Ever wonder how a police officer decides to use a Taser? Or what they’re thinking when they approach your window during a traffic stop?
If you apply to join Milton Police Department’s inaugural citizen police academy, you may just find out.
The 10-week program starts September 12, running every Wednesday night except Halloween from 6 to 8 or 9 p.m. The goal, organizer Cpl. Jason Porter said, is to give Miltonians a better view into how their police department operates.
He envisions a scene at a backyard barbecue where a parent volunteers a story about their son getting pulled over and questions why the officer acted in a certain way. If their neighbor attended the academy, they might be able to jump in and explain, Porter said.
“That’s what we’re trying to do: have better relationships with the community and get people to understand our jobs a little bit better,” he said. “They may not have to like it, but if they can understand at least where we come from … I think that’s what we’re looking for.”
The academy is free and open to Milton residents age 17 and older who can pass a simple background check. As of press time Tuesday, only four of the allotted 20 spots are taken.
Milton police modeled the academy after the well-established program at the Hingham, Mass. police department, which has held 60 classes since 1996.
Hingham Detective Sgt. Ryan O’Shea has run the CPA for five years. He said the main goal is taking down “some of the mystique” between the public and police and showing citizens that officers are people, too.
If the barrier is broken, people may be more likely to call the police in times of need. Too often, O’Shea said, people call his station and preface their complaint with, “Gee, I’m sorry to bother you.”
“No, we want to be bothered – that’s our job,” O’Shea said. “That’s what the CPA is here for: [To show people] you’re not bothering us.”
Like in Hingham, Milton’s academy includes a tour of the police department, overview of motor vehicle law, lessons on active shooter response and more. Porter said the idea is to have a creative and interactive dynamic that welcomes questions and provides role-play scenarios.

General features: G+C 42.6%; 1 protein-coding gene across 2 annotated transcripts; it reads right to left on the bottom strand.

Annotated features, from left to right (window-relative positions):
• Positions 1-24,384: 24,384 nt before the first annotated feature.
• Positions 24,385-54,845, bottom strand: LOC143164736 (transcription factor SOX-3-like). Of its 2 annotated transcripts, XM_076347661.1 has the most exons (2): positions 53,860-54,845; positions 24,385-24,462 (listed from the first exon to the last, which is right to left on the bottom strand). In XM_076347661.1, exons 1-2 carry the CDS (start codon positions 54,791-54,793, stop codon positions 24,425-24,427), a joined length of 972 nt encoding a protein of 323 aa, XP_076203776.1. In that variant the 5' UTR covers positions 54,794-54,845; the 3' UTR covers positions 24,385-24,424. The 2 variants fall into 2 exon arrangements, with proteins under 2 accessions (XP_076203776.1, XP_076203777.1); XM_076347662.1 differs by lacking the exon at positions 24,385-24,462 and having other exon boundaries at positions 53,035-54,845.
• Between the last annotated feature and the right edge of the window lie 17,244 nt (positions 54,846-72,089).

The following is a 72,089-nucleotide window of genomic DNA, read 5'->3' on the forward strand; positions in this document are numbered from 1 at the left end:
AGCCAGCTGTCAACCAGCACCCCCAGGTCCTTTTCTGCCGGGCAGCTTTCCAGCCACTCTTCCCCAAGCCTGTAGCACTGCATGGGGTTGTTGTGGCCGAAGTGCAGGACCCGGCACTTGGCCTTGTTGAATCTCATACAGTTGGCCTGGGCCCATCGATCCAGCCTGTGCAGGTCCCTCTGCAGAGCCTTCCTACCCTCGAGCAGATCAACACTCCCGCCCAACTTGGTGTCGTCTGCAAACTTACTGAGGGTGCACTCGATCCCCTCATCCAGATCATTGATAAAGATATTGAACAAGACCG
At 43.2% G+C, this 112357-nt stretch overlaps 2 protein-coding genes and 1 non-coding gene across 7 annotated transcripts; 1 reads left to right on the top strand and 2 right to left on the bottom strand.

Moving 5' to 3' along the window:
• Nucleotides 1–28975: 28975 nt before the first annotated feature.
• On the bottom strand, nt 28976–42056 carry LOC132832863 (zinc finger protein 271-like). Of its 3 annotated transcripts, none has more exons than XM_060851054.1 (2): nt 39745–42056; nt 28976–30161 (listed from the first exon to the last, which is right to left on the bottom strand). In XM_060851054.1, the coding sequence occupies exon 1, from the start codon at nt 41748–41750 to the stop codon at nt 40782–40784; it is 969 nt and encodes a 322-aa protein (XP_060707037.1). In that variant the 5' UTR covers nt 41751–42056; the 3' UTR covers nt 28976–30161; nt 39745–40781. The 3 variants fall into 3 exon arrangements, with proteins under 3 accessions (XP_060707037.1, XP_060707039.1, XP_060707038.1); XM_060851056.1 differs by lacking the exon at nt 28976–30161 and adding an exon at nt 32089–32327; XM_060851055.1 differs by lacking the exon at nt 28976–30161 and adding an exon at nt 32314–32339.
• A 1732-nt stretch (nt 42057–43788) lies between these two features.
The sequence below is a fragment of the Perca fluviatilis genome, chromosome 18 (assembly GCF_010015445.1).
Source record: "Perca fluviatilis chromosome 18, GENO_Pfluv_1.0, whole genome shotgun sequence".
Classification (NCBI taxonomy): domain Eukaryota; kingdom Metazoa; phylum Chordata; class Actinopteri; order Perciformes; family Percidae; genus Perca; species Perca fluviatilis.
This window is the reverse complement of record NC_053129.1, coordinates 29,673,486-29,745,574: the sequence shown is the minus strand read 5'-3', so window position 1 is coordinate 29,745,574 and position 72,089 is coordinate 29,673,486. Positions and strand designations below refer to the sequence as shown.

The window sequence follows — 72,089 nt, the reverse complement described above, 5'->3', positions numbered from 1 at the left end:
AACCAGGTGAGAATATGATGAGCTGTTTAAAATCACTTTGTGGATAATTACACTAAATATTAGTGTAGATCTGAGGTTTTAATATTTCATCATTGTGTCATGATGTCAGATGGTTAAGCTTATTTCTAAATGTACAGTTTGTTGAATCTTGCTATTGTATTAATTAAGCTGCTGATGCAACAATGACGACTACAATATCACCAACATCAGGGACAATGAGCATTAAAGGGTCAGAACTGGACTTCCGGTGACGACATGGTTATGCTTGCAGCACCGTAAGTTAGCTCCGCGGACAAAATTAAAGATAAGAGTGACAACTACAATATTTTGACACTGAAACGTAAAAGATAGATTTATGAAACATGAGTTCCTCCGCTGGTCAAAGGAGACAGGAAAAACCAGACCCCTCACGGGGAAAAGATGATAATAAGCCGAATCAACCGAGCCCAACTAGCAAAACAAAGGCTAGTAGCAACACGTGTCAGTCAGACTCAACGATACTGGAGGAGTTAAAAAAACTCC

These might include a traffic stop, a domestic violence call where
citizen-officers decide whether to jail a suspect, a vehicle crash where participants reconstruct the scene and others.
“You’ll get to do neat things,” Porter said. “It’s not just going to be sitting and having death by PowerPoint.”
O’Shea, the Hingham sergeant, said the first class is usually quiet, but by the end, everyone feels comfortable speaking up. Participants even began sharing their own domestic violence stories after one lesson, O’Shea said.
“Sometimes you go to the call … but [in that case], you saw the human behind the call,” he said, noting the citizen academy lets people see behind the badge, too.
“We’re citizens just like them,” he said. “We’re people, we’re compassionate and we’re not out trying to write 100 tickets or arrest everybody. We’re out trying to solve problems and help the community.”
Hingham keeps the conversation going with its Citizens Police Alumni Association. The group has a board of directors that meet monthly to hear a guest speaker and the chief give updates on department happenings.
But Milton has to start somewhere. MPD’s lesson plans include drunken and drugged driving processing, community and anti-bias policing, use of force protocol, first aid and death investigations. All the instructors will be Milton officers, many on their personal time.
Each officer will create their own curriculum based on his or her areas of expertise: Sgt. Paul Locke teaches motor vehicle law at the Vermont Police Academy, so he’ll carry that over to the Milton course, Porter said.
He sees the CPA as a natural extension to Milton PD’s community policing efforts and said it could help with future recruitment, too. Indeed, Hingham’s O’Shea enrolled in his town’s citizen academy in 1999, before he became an officer.
He was pleased to hear Milton is trying this out and only had one suggestion.
“Go into it with an open mind,” he said. “You’re letting the citizens into your house. Let them in, invite them in, have an open mind, and be ready to share their ideas and hear their ideas.”
Porter is most excited for just that: To answer people’s questions and educate them about their police department.
“Barring some major incident, you’re going to have police officers’ attention for two to three hours,” Porter said. “I don’t think in the past, the public’s ever had the opportunity to do that.”
If you’re interested in joining the Milton Police Citizen Police Academy, click on www.miltonvt.gov/148/police to fill out an application or stop by the station on Bombardier Road.
The registration deadline is September 5.